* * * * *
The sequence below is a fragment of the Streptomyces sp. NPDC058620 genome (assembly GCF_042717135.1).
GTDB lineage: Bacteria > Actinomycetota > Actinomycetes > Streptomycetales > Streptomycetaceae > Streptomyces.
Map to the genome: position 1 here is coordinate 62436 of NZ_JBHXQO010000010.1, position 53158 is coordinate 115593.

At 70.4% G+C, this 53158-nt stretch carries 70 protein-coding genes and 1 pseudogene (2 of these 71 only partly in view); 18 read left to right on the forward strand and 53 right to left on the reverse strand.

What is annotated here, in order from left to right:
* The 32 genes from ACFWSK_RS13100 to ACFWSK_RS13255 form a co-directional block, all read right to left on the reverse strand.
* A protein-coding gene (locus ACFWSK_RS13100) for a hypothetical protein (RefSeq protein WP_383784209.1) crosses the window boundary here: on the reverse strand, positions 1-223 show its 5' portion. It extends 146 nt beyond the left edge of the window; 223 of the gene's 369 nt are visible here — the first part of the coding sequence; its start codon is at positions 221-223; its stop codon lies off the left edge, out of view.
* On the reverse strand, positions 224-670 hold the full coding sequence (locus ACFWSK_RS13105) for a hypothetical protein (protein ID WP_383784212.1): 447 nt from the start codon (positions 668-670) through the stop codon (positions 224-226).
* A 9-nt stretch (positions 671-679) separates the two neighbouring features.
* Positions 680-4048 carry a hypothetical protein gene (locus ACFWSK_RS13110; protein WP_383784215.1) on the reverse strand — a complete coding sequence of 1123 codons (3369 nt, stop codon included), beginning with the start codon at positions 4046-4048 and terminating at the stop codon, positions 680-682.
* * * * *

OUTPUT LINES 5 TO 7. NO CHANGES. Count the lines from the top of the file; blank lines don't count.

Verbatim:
What is annotated here, in order from left to right:
* The 32 genes from ACFWSK_RS13100 to ACFWSK_RS13255 form a co-directional block, all read right to left on the reverse strand.
* A protein-coding gene (locus ACFWSK_RS13100) for a hypothetical protein (RefSeq protein WP_383784209.1) crosses the window boundary here: on the reverse strand, positions 1-223 show its 5' portion. It extends 146 nt beyond the left edge of the window; 223 of the gene's 369 nt are visible here — the first part of the coding sequence; its start codon is at positions 221-223; its stop codon lies off the left edge, out of view.